4:34 pm - Wednesday June 28, 2017

Action plan for realising potential of Bali outcome

The ninth ministerial conference (MC9) of the World Trade Organization (WTO) which was held in Bali on 3-6 December has created a new benchmark for the faltering Doha Development Round (DDR). Since the launch of the DDR in 2001, the international economy has undergone significant changes.

This has happened due to volatile food and commodity prices, shocks emanating from global financial and economic crisis, proliferation of regional and bilateral free trade arrangements and weak commitment to the Aid for Trade programme, according to the editorial of the current ICCB News Bulletin (October-December 2013 issue) of International Chamber of Commerce-Bangladesh released here on Tuesday.

Cover-BulletinAs a result, least developed countries (LDCs) have suffered trade preference erosion and poor productive capacity development, while duty-freequota-free (DF-QF) market access for all products from all LDCs have remained a far cry. Thus, the Bali outcomes may come as a welcome relief for the low-income countries as they try to trade out of poverty. 

The Bali package adopted at the MC9 has three important components, viz (i) Agriculture and Cotton,(ii) Trade Facilitation, and (iii) Development. The third component, i.e. Development contains three sets of decisions having direct relevance for the LDCs. These are DF-QF, Rule of Origin (RoO) of exports, and operationalisation of the waiver accorded to export of services from the LDCs. The proposed monitoring mechanism regarding implementation of Special and Differential Treatment (S&DT) provisions is another decision of the Development component of the Bali package which may have important consequences for the LDCs.

Decisions on account of Agriculture and Cotton stipulate that the developing countries would not be challenged legally even though a country’s limits of the trade distorting domestic support were violated. However, the proposed solution is provisional, and the Members are committed to set up a work programme to find a permanent negotiation outcome within four years period. In addition, the MC9 outcome document reaffirmed commitments to the parallel elimination of all form of export subsidies and disciplines on all export measures. Moreover, discussion should encompass all forms of export subsidies for cotton, domestic support for cotton, and tariff and not-tariff measures applied to cotton exports from LDCs.

Notwithstanding all its limitations, the Bali outcomes opened up critically important possibilities for the LDCs in general and Bangladesh in particular. Implications of the decisions relating to Trade Facilitation should be examined in right earnest and teased out the potential for Bangladesh. To make preferential RoO LDC-friendly, the domestic value addition requirement criteria should be defined in a manner that takes into account the domestic supply-side and productive capacities of the LDCs, and are easy to comply with.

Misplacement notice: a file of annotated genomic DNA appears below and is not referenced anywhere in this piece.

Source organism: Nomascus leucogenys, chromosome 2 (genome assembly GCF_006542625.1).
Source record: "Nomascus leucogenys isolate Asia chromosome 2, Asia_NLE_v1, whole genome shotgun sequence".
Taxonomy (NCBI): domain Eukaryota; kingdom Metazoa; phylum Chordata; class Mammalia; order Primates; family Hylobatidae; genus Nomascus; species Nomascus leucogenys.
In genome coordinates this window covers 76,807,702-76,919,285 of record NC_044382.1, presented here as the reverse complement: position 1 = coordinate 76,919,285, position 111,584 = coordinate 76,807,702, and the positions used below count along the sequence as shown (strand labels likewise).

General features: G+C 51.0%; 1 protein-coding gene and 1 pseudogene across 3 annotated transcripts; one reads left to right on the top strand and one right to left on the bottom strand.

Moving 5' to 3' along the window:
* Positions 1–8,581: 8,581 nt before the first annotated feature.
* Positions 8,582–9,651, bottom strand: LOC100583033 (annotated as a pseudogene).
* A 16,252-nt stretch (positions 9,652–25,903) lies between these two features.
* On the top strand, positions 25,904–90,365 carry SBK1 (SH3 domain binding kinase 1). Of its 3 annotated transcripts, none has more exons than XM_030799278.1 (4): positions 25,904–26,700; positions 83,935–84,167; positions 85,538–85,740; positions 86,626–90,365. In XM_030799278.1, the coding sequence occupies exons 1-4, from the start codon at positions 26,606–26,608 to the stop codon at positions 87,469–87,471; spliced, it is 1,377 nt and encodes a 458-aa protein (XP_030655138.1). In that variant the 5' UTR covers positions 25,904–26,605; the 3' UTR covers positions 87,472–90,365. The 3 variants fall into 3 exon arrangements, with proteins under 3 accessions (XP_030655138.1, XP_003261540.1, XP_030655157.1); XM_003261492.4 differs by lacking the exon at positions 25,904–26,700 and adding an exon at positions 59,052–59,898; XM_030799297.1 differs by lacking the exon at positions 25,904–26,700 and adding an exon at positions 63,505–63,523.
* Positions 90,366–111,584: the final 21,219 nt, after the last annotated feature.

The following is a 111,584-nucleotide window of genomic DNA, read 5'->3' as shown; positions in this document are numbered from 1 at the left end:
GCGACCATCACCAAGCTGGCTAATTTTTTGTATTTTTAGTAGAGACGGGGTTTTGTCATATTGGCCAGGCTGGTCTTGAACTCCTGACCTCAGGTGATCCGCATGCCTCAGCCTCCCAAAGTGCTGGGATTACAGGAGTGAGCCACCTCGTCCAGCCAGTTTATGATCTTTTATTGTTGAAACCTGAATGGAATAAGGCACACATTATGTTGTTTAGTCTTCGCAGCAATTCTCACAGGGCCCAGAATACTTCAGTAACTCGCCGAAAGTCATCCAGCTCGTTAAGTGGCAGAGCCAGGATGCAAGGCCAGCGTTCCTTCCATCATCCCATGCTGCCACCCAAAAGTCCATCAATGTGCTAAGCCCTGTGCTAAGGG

Agreement on Trade Facilitation incorporates 13 articles which covers a wide range of issues, such as testing procedure at border points, expeditious shipments, border agency cooperation, single window, pre-shipment inspection, common border procedures and uniform documentation requirements, etc. This might pose an opportunity to develop our trade infrastructure and improve our export competitiveness. Access to financial and technical resources from international sources has to be sought out in this regard.

However, operationalization of the LDC Service Waivers holds the maximum potential for Bangladesh as it may radically change the employment situation in the country and finally lead to movement of service providers (natural person) from Bangladesh to the preference giving countries. A high-level meeting dealing with requests from the LDCs regarding opening up certain Service Sector to the LDCs on a priority basis is to be convened soon. Bangladesh has to be ready for that with its request proposals by then. In this connection, one has to do in-depth studies so as to identify the supply-side capacity of the country, and prepare necessary plans and programmes for human resource development.

Streamlining of the RoO of manufactured exports deployed by the preference giving country had been a longstanding demand of the LDCs. The Bali decision in this regard will save Bangladesh from a lot complications associated with accessing preferences and improve cost competiveness of its exports. However, the decision on DF-QF as articulated in the Bali outcomes will not help Bangladesh to gain access to US markets for its clothing and textiles products.

Realization of the potentials of the Bali package will largely depend on the steps to be taken by the Bangladesh Government and the county’s private sector in the near future. It is to be seen how fast and how efficiently our government and private sector draw up an Action Plan to take advantage of Bali Package of the MC9 of the WTO. One should not forget that our competitors are already doing it, if not has already done it.


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